“Sir?” Cain was looking across the table, clearly reluctant to interrupt the admiral’s introspection.
Garret shook himself out of his daydreaming. “Sorry, Erik.”
Cain just nodded. He understood…more than anyone else could, and Garret knew it.
“There is nothing that Gavin Stark wouldn’t do it he felt it was in his interest. Treason isn’t even far down on that list. The man is soulless. He is a pure sociopath.” Garret took a breath, thinking for a few seconds before he continued. “But I still find it hard to believe any of the Powers could be behind this. The resources required to build a secret military force would bankrupt any of the Powers now.” He paused again and sighed. “However, I have no other theory.” His eyes were locked on Cain’s. “Nothing…not even a hunch.”
Cain leaned back in his chair. “Then we agree…reluctantly.” His eyes were still locked on Garret’s. “Our primary theory is that one…” He paused for an instant. “…or more…of the Powers is behind this aggression?” He didn’t look at all satisfied.
“Yes, I suppose. However unlikely this may seem, it is a far more reasonable assumption than anything else I can think of.”
The two sat quietly for a few minutes, both deep in thought, profoundly unsatisfied with their determination. Finally, Cain rose slowly. “Well, whatever is going on, it looks like we’re going to have some fighting to do.” His voice was somber, thick with resignation. He’d lost a lot of his people in the combat on Sigma 4. Now it looked like his Marines weren’t through. “I’ve got a lot of work to do if we’re going to have any kind of battle-ready ground force.” He looked down at his chronometer and then at Garret. “If you’ll excuse me, sir, I need to attend to a few things before I strap in.”
Garret stayed in his seat, but he looked up. “Of course, Erik.” He tried to force a tiny smile, but it died on his lips. “Do what you can to get your people ready…for whatever.” Neither of them mentioned that a lot of Cain was commanding ground forces from the other Powers too. That was going to be a sticky problem if one or more of those nations were currently invading Alliance colonies.
Cain started to walk to the door, holding his hand in front of the security panel. The hatch slid open.
Cain turned back toward Garret. “Yes, sir?”
“Be careful what you say to anyone.”
Cain nodded. They both knew what Garret meant.
The cabin was silent. Cain was lying on the bed on his side, reading the reports on his ‘pad. He’d been at the desk for hours, but the pain in his back finally became too much to ignore, and he retreated to the bed. Too many wounds over the years, he thought. Sarah and her people had put him back together more than once, and they’d worked wonders doing it. By all rights, Erik Cain should have been dead long ago. But even the Corps’ crack medical staff couldn’t undo every hurt. Cain’s body wasn’t 23 years old anymore, and, rejuv treatments or not, men weren’t built for the kind of abuse he’d taken over the years.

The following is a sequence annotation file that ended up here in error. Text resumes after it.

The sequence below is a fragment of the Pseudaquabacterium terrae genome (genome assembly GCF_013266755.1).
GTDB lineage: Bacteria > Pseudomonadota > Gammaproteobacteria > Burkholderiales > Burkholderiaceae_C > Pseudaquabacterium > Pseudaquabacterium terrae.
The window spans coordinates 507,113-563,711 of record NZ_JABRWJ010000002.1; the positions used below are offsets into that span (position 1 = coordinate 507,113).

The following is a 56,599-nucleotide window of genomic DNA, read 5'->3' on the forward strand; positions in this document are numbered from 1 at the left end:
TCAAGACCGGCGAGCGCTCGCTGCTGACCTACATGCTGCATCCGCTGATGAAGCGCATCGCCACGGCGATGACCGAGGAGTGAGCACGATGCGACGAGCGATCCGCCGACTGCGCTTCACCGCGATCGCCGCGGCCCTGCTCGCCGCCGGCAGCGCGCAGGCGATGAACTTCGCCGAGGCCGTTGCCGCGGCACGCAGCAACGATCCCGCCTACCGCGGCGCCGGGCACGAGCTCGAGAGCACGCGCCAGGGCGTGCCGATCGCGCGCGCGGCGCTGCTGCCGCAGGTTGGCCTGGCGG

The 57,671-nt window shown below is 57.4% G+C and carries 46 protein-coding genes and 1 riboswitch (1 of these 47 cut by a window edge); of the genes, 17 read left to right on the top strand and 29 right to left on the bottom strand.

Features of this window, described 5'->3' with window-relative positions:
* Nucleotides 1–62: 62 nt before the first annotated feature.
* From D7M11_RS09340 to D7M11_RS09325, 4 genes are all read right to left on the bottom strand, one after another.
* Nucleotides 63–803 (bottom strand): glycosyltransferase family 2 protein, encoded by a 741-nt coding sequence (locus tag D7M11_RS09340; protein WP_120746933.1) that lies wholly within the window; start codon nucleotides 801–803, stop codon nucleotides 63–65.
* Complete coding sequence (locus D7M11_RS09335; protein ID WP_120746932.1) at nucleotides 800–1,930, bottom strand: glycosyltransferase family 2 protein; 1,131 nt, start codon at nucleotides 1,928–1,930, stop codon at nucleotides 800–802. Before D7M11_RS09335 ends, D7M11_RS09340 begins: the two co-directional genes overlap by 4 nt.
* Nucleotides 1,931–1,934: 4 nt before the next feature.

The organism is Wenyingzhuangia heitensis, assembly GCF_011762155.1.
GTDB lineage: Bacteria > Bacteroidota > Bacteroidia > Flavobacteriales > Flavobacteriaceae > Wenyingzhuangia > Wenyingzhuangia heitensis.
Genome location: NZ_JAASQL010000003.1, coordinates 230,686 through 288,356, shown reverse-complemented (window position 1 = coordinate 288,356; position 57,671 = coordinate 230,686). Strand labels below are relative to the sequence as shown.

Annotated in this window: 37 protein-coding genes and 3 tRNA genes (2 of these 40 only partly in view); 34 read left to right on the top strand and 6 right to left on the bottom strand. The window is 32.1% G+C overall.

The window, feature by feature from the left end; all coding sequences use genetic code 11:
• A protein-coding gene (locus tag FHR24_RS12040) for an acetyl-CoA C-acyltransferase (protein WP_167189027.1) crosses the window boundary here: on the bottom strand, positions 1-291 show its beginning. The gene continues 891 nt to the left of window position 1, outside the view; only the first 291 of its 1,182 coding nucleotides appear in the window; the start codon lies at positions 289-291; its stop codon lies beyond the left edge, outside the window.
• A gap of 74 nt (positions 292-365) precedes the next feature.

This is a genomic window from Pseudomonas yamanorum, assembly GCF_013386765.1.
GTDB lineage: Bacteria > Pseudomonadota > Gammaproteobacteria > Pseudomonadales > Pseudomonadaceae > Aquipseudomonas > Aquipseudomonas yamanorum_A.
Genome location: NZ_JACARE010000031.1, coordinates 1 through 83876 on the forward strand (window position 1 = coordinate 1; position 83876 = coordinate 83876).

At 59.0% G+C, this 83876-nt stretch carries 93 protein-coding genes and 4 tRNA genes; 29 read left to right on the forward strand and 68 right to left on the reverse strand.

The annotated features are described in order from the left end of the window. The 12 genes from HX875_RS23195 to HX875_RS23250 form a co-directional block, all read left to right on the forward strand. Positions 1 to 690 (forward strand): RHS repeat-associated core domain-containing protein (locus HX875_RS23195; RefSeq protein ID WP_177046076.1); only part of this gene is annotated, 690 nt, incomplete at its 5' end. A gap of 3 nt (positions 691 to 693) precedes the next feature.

Stretching out on his side usually gave him some relief. At least from his back pain. There was no way to make his current job any less burdensome and depressing. His Marine units were shattered. War after war had cost them most of their veterans and left them pale shadows of what they had once been. If he lost the allied contingents – the Janissaries especially - he’d be lucky to put two or three decent battalions in the field. And that wasn’t going to be enough. Not even close. If the Grand Pact disintegrated, he didn’t know what he was going to do to liberate captured colony worlds.
Cain thought of Farooq…and the other allied contingent officers. They’d learned to respect, even like, each other during their bitter struggle against the First Imperium. Even a grim cynic like Erik Cain had begun to wonder if the mutual respect and camaraderie that had developed might open the door to a brighter future, one of cooperation and friendship rather than constant war and strife.
Now he began to wonder. Would he soon be facing his new comrades again…would they be back, staring at each other on opposite sides of a bloody battlefield? He had begun to develop a real friendship with Farooq. Despite a long history of enmity between nations and vastly different cultures, he’d been surprised to find somewhat of a kindred spirit in the Janissary commander. What would happen now? Would they become enemies again? Would his duty compel him to try to kill his new friend?
If it did, he wondered, would he do it? Or would he refuse, resist a return to the old grievances? He let out a deep, exhausted breath. He knew it was never that simple. He might want to stand on principle, but if Alliance worlds were under attack, Cain was going to defend them. Whatever he had to do.
Besides, he thought, it wasn’t like it was solely his decision to make. When the fleet got back to Core space, Farooq would receive orders from his own government. The First Imperium was contained; the Grand Pact had served its purpose. What orders would the Caliphate high command send Ali Khaled and Farooq and the rest of the Janissary officers? And what would they do when they got those orders?